Asthma Clinical Review Essay – Pathophysiology of Asthma
Breathing is a vital process that enables our body to nourish our cells with the proper amount of oxygen and eliminate the carbon dioxide, the waste resultant of our cellular activity. The respiratory system is made by many organs, and by acting together they allow the respiration process to be successful (Martine Podesto, 2010). The human respiratory system starts on the nose including its nasal passages, where the inhaled air become warm, humidified and filtered as it travels through the throat and hits the windpipe (trachea). The trachea is located bellow the voice box (larynx). The trachea then branches into two parts: the right mainstem bronchus and the left mainstem bronchus. The right mainstem bronchus brings air to and from the right lung, and the left mainstem brings air to and from the left lung (Claudia S. Plottel & B. Robert Fedman, 2008) .The right lung is larger than the left since the left side needs to accommodate the heart while the right side has only the lung. When the trachea is split the right and the left mainstem bronchi are connected to their respective lung subdividing into tiny tube-like passages originating the tracheobronchial tree. The bronchi continue subdividing into narrower bronchi, and the tiniest subdivision is called bronchiole. At the end of the bronchioles there are air sacs (alveoli). The alveoli are one of the most important part of the respiratory system. They do the air exchange allowing the oxygen-rich air to enter and the air rich in carbon dioxide to exit. Oxygen is vital and deprivation leads to death. Certain forms of respiratory failure present abnormal levels of carbon dioxide accumulated in the bloodstream. There is also a well-known respiratory disease that affects people from all age groups, and is also life threatening when uncontrolled, asthma. Need assistance with writing your Pathophysiology Asthma Assignment Help? Get Help from Experts based in Australia.
Asthma is best described as a chronic disease that involves inflammation of the pulmonary airways and bronchial hyperresponsiveness that results in the clinical expression of a lower airway obstruction that usually is reversible. Physiologically, bronchial hyperresponsiveness is documented by decreased bronchial airflow after bronchoprovocation with methacholine or histamine. Other triggers that provoke airway obstruction include cold air, exercise, viral upper respiratory infection, cigarette smoke, and respiratory allergens. (PubMed,2003)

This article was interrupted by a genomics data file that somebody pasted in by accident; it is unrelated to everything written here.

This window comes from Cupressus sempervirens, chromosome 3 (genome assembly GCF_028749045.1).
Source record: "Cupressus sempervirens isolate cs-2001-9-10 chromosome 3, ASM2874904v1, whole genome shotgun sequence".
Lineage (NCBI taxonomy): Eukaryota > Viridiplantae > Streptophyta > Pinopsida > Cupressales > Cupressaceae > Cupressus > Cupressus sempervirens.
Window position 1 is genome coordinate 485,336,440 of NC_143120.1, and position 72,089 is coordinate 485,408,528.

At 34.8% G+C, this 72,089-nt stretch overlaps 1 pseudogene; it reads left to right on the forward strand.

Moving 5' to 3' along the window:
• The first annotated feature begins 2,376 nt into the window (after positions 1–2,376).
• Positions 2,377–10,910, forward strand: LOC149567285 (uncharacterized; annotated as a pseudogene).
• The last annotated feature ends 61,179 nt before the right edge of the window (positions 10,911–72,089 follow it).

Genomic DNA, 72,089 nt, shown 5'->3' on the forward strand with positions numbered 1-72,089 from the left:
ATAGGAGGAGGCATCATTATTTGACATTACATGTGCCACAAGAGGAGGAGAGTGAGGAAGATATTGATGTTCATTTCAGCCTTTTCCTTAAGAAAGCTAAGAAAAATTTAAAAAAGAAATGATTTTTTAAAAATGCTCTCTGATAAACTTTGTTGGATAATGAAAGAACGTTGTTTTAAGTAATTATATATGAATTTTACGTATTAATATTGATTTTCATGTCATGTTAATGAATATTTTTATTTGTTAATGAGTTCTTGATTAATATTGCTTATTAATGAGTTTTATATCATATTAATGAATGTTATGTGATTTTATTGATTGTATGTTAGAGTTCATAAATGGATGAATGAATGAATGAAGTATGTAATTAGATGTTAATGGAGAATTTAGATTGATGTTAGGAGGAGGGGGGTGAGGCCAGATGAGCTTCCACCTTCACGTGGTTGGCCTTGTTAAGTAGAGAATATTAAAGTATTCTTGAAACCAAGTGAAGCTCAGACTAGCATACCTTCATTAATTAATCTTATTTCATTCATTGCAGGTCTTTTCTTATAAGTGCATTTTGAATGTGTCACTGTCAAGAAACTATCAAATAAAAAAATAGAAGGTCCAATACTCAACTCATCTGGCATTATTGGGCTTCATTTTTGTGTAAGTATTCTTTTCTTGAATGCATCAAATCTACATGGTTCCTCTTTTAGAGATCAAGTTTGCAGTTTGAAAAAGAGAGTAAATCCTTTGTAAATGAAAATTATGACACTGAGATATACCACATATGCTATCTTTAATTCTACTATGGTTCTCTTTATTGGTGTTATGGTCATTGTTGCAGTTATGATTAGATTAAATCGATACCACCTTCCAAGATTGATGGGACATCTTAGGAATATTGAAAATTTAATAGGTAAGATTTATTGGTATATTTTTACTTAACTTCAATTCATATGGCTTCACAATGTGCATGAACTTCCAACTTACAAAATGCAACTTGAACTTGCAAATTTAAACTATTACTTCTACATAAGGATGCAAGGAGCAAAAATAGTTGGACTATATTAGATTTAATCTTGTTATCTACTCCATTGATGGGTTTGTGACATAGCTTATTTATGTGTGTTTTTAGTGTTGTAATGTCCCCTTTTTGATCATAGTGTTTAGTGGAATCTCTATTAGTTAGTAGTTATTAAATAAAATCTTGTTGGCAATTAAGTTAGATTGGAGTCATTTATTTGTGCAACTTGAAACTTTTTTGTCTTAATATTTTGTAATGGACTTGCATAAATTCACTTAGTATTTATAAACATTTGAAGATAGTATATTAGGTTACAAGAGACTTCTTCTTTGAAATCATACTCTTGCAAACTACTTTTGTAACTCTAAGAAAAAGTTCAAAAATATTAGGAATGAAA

Asthma is the most common chronic disease among people. Its manifestation can occur anytime from infancy to late adolescence and beyond. What asthma does is throwing a wrench into the normally smooth-running airway. As an example, the airways of a typical child with asthma are inflamed, which makes them oversensitive, poised to react by narrowing whenever they come in contact with an asthma trigger. As a result, with asthma, airways become hyper- responsive or twitchy. They overact with constriction and narrowing of the bronchial tubes when confronted with various materials and conditions which people who don’t have asthma have no reaction (Michael J. Welch, 2011).
The symptoms experienced by an asthmatic person can be differentiated by its intensity and frequency. Cough, mucus production, wheezing, chest tightness or pressure, can be considered as typical asthma symptoms.
Asthma management will only succeed if there is interest from the side of the affected individual in learning about asthma and mastering self-management skills combined with a comprehensive medical treatment.
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Asthma treatment is still inadequate in Australia. Even though deaths from asthma had decreased in the last years, asthma control in Australia is not optimal. Patients are still not being treated correctly. Around half people diagnosed to be asthma patients aged between 15-34 years old have their preventive drugs dispensed only once a year, indicating that most people aren’t taking enough medicine to reduce the risk of asthma flare ups. There are also many patients being over-treated. Preventive prescriptions given to adult Australian patients are mostly the ones with the highest potency combination of inhaled corticosteroid and long-acting beta2-agonist rather than a low dose inhaled corticosteroid which by itself would be sufficient for most of the patients (Australian Prescriber, 2012). People with asthma should be reassessed once or twice a year to adjust their treatment if necessary and have an updated written action plan. If patient shows worsen symptoms, other conditions should be considered, such as rhinitis, cardiac failure or vocal cord dysfunction. The proper use of inhalers is fundamental in asthma control. Health care practitioners should always make sure the patient knows how to use his devices properly.
Drug treatment for asthmatic patients accordingly to the National Asthma Council Australia:
The drugs to treat asthma are classified as: relievers, preventers, symptom controllers and combination medication.
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